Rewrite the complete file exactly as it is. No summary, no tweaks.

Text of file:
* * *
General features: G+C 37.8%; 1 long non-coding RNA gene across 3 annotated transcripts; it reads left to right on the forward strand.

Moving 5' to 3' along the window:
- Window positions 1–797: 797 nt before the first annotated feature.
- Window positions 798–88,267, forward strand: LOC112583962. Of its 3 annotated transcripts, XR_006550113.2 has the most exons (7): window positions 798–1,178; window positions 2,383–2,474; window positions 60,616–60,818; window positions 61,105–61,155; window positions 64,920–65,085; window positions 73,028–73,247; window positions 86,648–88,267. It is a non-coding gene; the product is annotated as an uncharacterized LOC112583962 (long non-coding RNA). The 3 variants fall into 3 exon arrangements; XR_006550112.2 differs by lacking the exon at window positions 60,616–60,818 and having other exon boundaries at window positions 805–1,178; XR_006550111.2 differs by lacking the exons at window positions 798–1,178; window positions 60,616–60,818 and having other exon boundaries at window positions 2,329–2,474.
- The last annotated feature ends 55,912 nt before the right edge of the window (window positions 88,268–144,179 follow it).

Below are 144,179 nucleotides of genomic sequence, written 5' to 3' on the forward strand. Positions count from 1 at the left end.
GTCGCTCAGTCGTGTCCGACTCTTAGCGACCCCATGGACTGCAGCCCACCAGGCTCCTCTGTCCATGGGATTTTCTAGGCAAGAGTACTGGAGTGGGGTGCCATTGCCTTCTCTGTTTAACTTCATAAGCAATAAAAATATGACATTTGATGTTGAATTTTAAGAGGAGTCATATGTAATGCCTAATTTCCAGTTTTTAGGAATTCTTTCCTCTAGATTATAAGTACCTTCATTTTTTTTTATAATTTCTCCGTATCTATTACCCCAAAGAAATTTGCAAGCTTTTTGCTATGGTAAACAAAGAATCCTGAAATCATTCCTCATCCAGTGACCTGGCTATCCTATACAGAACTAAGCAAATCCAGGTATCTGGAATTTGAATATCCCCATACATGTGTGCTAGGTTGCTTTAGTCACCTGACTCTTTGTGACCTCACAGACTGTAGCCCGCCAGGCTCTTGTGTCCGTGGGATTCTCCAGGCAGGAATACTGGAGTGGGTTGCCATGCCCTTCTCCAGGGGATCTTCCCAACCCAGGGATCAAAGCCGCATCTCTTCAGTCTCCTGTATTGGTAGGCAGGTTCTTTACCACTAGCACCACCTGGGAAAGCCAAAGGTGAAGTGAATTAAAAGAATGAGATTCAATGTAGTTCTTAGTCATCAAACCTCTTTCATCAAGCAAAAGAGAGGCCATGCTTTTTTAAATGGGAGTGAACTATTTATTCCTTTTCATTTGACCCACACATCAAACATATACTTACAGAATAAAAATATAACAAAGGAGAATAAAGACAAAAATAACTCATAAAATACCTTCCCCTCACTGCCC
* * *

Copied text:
General features: G+C 37.8%; 1 long non-coding RNA gene across 3 annotated transcripts; it reads left to right on the forward strand.

Moving 5' to 3' along the window:
- Window positions 1–797: 797 nt before the first annotated feature.
- Window positions 798–88,267, forward strand: LOC112583962. Of its 3 annotated transcripts, XR_006550113.2 has the most exons (7): window positions 798–1,178; window positions 2,383–2,474; window positions 60,616–60,818; window positions 61,105–61,155; window positions 64,920–65,085; window positions 73,028–73,247; window positions 86,648–88,267. It is a non-coding gene; the product is annotated as an uncharacterized LOC112583962 (long non-coding RNA). The 3 variants fall into 3 exon arrangements; XR_006550112.2 differs by lacking the exon at window positions 60,616–60,818 and having other exon boundaries at window positions 805–1,178; XR_006550111.2 differs by lacking the exons at window positions 798–1,178; window positions 60,616–60,818 and having other exon boundaries at window positions 2,329–2,474.
- The last annotated feature ends 55,912 nt before the right edge of the window (window positions 88,268–144,179 follow it).

Below are 144,179 nucleotides of genomic sequence, written 5' to 3' on the forward strand. Positions count from 1 at the left end.
GTCGCTCAGTCGTGTCCGACTCTTAGCGACCCCATGGACTGCAGCCCACCAGGCTCCTCTGTCCATGGGATTTTCTAGGCAAGAGTACTGGAGTGGGGTGCCATTGCCTTCTCTGTTTAACTTCATAAGCAATAAAAATATGACATTTGATGTTGAATTTTAAGAGGAGTCATATGTAATGCCTAATTTCCAGTTTTTAGGAATTCTTTCCTCTAGATTATAAGTACCTTCATTTTTTTTTATAATTTCTCCGTATCTATTACCCCAAAGAAATTTGCAAGCTTTTTGCTATGGTAAACAAAGAATCCTGAAATCATTCCTCATCCAGTGACCTGGCTATCCTATACAGAACTAAGCAAATCCAGGTATCTGGAATTTGAATATCCCCATACATGTGTGCTAGGTTGCTTTAGTCACCTGACTCTTTGTGACCTCACAGACTGTAGCCCGCCAGGCTCTTGTGTCCGTGGGATTCTCCAGGCAGGAATACTGGAGTGGGTTGCCATGCCCTTCTCCAGGGGATCTTCCCAACCCAGGGATCAAAGCCGCATCTCTTCAGTCTCCTGTATTGGTAGGCAGGTTCTTTACCACTAGCACCACCTGGGAAAGCCAAAGGTGAAGTGAATTAAAAGAATGAGATTCAATGTAGTTCTTAGTCATCAAACCTCTTTCATCAAGCAAAAGAGAGGCCATGCTTTTTTAAATGGGAGTGAACTATTTATTCCTTTTCATTTGACCCACACATCAAACATATACTTACAGAATAAAAATATAACAAAGGAGAATAAAGACAAAAATAACTCATAAAATACCTTCCCCTCACTGCCC